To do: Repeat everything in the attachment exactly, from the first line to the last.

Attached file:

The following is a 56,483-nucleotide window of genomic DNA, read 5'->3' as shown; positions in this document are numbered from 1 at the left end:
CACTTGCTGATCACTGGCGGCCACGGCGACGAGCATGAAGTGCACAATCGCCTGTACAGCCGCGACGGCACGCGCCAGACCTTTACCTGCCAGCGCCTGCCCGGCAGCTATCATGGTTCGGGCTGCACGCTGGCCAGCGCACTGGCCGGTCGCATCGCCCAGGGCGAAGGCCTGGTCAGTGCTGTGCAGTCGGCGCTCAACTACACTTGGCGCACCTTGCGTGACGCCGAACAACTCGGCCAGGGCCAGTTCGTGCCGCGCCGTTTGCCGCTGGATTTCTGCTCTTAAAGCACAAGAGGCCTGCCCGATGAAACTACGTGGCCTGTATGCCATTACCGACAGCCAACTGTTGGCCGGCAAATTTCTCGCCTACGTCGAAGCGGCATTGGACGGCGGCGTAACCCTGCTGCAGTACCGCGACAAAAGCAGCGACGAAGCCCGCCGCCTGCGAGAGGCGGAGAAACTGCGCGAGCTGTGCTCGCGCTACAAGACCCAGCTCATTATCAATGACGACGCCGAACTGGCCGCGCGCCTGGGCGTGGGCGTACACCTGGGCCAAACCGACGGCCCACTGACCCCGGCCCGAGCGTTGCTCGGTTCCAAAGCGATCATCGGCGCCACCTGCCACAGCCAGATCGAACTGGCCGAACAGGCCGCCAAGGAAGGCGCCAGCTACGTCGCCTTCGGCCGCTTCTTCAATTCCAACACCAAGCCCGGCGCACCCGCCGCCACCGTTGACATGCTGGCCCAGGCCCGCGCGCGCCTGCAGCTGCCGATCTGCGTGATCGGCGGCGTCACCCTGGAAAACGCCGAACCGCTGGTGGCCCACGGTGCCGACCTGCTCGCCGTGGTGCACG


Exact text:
The following is a 56,483-nucleotide window of genomic DNA, read 5'->3' as shown; positions in this document are numbered from 1 at the left end:
CACTTGCTGATCACTGGCGGCCACGGCGACGAGCATGAAGTGCACAATCGCCTGTACAGCCGCGACGGCACGCGCCAGACCTTTACCTGCCAGCGCCTGCCCGGCAGCTATCATGGTTCGGGCTGCACGCTGGCCAGCGCACTGGCCGGTCGCATCGCCCAGGGCGAAGGCCTGGTCAGTGCTGTGCAGTCGGCGCTCAACTACACTTGGCGCACCTTGCGTGACGCCGAACAACTCGGCCAGGGCCAGTTCGTGCCGCGCCGTTTGCCGCTGGATTTCTGCTCTTAAAGCACAAGAGGCCTGCCCGATGAAACTACGTGGCCTGTATGCCATTACCGACAGCCAACTGTTGGCCGGCAAATTTCTCGCCTACGTCGAAGCGGCATTGGACGGCGGCGTAACCCTGCTGCAGTACCGCGACAAAAGCAGCGACGAAGCCCGCCGCCTGCGAGAGGCGGAGAAACTGCGCGAGCTGTGCTCGCGCTACAAGACCCAGCTCATTATCAATGACGACGCCGAACTGGCCGCGCGCCTGGGCGTGGGCGTACACCTGGGCCAAACCGACGGCCCACTGACCCCGGCCCGAGCGTTGCTCGGTTCCAAAGCGATCATCGGCGCCACCTGCCACAGCCAGATCGAACTGGCCGAACAGGCCGCCAAGGAAGGCGCCAGCTACGTCGCCTTCGGCCGCTTCTTCAATTCCAACACCAAGCCCGGCGCACCCGCCGCCACCGTTGACATGCTGGCCCAGGCCCGCGCGCGCCTGCAGCTGCCGATCTGCGTGATCGGCGGCGTCACCCTGGAAAACGCCGAACCGCTGGTGGCCCACGGTGCCGACCTGCTCGCCGTGGTGCACG